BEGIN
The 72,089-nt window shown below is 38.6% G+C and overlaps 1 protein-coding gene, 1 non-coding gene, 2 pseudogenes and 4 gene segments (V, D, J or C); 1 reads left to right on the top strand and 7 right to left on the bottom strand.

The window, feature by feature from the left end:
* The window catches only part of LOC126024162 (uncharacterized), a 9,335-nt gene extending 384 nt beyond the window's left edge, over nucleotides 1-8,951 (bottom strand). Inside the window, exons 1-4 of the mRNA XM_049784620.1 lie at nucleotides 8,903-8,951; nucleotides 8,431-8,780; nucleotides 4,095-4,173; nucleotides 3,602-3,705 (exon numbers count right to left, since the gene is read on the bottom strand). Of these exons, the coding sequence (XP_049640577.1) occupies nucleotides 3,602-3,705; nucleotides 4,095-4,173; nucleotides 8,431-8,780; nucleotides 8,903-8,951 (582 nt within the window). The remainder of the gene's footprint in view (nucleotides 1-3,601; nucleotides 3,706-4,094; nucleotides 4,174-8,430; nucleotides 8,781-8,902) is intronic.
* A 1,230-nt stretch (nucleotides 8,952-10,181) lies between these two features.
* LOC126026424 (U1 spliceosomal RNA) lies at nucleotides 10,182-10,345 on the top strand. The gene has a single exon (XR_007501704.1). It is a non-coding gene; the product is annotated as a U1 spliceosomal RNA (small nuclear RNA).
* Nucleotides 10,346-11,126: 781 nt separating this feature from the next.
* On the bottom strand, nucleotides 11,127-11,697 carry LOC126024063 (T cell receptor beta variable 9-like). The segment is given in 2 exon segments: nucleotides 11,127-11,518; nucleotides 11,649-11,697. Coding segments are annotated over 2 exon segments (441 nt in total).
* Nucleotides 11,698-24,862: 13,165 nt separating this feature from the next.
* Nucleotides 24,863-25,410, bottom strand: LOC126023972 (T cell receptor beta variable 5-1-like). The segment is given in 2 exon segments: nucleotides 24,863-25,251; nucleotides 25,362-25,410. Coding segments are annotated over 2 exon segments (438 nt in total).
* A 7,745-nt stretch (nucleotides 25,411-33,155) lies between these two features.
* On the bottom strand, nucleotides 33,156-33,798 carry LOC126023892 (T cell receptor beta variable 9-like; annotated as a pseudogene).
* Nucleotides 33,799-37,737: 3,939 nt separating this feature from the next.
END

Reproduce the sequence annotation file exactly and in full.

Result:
The 72,089-nt window shown below is 38.6% G+C and overlaps 1 protein-coding gene, 1 non-coding gene, 2 pseudogenes and 4 gene segments (V, D, J or C); 1 reads left to right on the top strand and 7 right to left on the bottom strand.

The window, feature by feature from the left end:
* The window catches only part of LOC126024162 (uncharacterized), a 9,335-nt gene extending 384 nt beyond the window's left edge, over nucleotides 1-8,951 (bottom strand). Inside the window, exons 1-4 of the mRNA XM_049784620.1 lie at nucleotides 8,903-8,951; nucleotides 8,431-8,780; nucleotides 4,095-4,173; nucleotides 3,602-3,705 (exon numbers count right to left, since the gene is read on the bottom strand). Of these exons, the coding sequence (XP_049640577.1) occupies nucleotides 3,602-3,705; nucleotides 4,095-4,173; nucleotides 8,431-8,780; nucleotides 8,903-8,951 (582 nt within the window). The remainder of the gene's footprint in view (nucleotides 1-3,601; nucleotides 3,706-4,094; nucleotides 4,174-8,430; nucleotides 8,781-8,902) is intronic.
* A 1,230-nt stretch (nucleotides 8,952-10,181) lies between these two features.
* LOC126026424 (U1 spliceosomal RNA) lies at nucleotides 10,182-10,345 on the top strand. The gene has a single exon (XR_007501704.1). It is a non-coding gene; the product is annotated as a U1 spliceosomal RNA (small nuclear RNA).
* Nucleotides 10,346-11,126: 781 nt separating this feature from the next.
* On the bottom strand, nucleotides 11,127-11,697 carry LOC126024063 (T cell receptor beta variable 9-like). The segment is given in 2 exon segments: nucleotides 11,127-11,518; nucleotides 11,649-11,697. Coding segments are annotated over 2 exon segments (441 nt in total).
* Nucleotides 11,698-24,862: 13,165 nt separating this feature from the next.
* Nucleotides 24,863-25,410, bottom strand: LOC126023972 (T cell receptor beta variable 5-1-like). The segment is given in 2 exon segments: nucleotides 24,863-25,251; nucleotides 25,362-25,410. Coding segments are annotated over 2 exon segments (438 nt in total).
* A 7,745-nt stretch (nucleotides 25,411-33,155) lies between these two features.
* On the bottom strand, nucleotides 33,156-33,798 carry LOC126023892 (T cell receptor beta variable 9-like; annotated as a pseudogene).
* Nucleotides 33,799-37,737: 3,939 nt separating this feature from the next.